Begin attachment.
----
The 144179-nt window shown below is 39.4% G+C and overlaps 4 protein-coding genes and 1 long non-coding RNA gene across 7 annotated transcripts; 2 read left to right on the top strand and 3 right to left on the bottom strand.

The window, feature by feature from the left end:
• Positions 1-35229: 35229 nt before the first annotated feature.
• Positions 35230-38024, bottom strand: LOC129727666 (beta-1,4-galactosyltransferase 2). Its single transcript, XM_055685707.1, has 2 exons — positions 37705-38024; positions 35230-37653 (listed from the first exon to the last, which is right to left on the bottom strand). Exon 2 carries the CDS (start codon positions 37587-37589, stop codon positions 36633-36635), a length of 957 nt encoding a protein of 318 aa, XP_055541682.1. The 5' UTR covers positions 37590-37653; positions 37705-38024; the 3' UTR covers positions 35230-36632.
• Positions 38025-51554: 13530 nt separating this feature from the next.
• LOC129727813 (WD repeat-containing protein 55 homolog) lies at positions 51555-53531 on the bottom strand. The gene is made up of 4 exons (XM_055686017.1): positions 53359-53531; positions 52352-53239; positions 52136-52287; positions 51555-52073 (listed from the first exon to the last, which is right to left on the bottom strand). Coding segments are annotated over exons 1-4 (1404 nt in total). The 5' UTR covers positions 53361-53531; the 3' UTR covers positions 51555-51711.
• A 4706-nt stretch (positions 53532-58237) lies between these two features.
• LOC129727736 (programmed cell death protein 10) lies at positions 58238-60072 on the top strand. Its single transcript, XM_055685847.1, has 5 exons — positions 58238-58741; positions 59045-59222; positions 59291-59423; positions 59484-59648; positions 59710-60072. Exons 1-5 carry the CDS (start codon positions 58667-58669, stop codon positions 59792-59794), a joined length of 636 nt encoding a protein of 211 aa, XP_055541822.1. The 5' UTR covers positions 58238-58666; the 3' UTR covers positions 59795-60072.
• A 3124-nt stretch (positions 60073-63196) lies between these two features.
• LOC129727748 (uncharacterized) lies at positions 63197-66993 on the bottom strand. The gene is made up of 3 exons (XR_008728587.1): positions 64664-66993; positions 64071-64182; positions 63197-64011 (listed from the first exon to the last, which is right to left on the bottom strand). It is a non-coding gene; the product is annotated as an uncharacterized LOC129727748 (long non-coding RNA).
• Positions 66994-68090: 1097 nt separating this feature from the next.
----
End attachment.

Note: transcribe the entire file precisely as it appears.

The 144179-nt window shown below is 39.4% G+C and overlaps 4 protein-coding genes and 1 long non-coding RNA gene across 7 annotated transcripts; 2 read left to right on the top strand and 3 right to left on the bottom strand.

The window, feature by feature from the left end:
• Positions 1-35229: 35229 nt before the first annotated feature.
• Positions 35230-38024, bottom strand: LOC129727666 (beta-1,4-galactosyltransferase 2). Its single transcript, XM_055685707.1, has 2 exons — positions 37705-38024; positions 35230-37653 (listed from the first exon to the last, which is right to left on the bottom strand). Exon 2 carries the CDS (start codon positions 37587-37589, stop codon positions 36633-36635), a length of 957 nt encoding a protein of 318 aa, XP_055541682.1. The 5' UTR covers positions 37590-37653; positions 37705-38024; the 3' UTR covers positions 35230-36632.
• Positions 38025-51554: 13530 nt separating this feature from the next.
• LOC129727813 (WD repeat-containing protein 55 homolog) lies at positions 51555-53531 on the bottom strand. The gene is made up of 4 exons (XM_055686017.1): positions 53359-53531; positions 52352-53239; positions 52136-52287; positions 51555-52073 (listed from the first exon to the last, which is right to left on the bottom strand). Coding segments are annotated over exons 1-4 (1404 nt in total). The 5' UTR covers positions 53361-53531; the 3' UTR covers positions 51555-51711.
• A 4706-nt stretch (positions 53532-58237) lies between these two features.
• LOC129727736 (programmed cell death protein 10) lies at positions 58238-60072 on the top strand. Its single transcript, XM_055685847.1, has 5 exons — positions 58238-58741; positions 59045-59222; positions 59291-59423; positions 59484-59648; positions 59710-60072. Exons 1-5 carry the CDS (start codon positions 58667-58669, stop codon positions 59792-59794), a joined length of 636 nt encoding a protein of 211 aa, XP_055541822.1. The 5' UTR covers positions 58238-58666; the 3' UTR covers positions 59795-60072.
• A 3124-nt stretch (positions 60073-63196) lies between these two features.
• LOC129727748 (uncharacterized) lies at positions 63197-66993 on the bottom strand. The gene is made up of 3 exons (XR_008728587.1): positions 64664-66993; positions 64071-64182; positions 63197-64011 (listed from the first exon to the last, which is right to left on the bottom strand). It is a non-coding gene; the product is annotated as an uncharacterized LOC129727748 (long non-coding RNA).
• Positions 66994-68090: 1097 nt separating this feature from the next.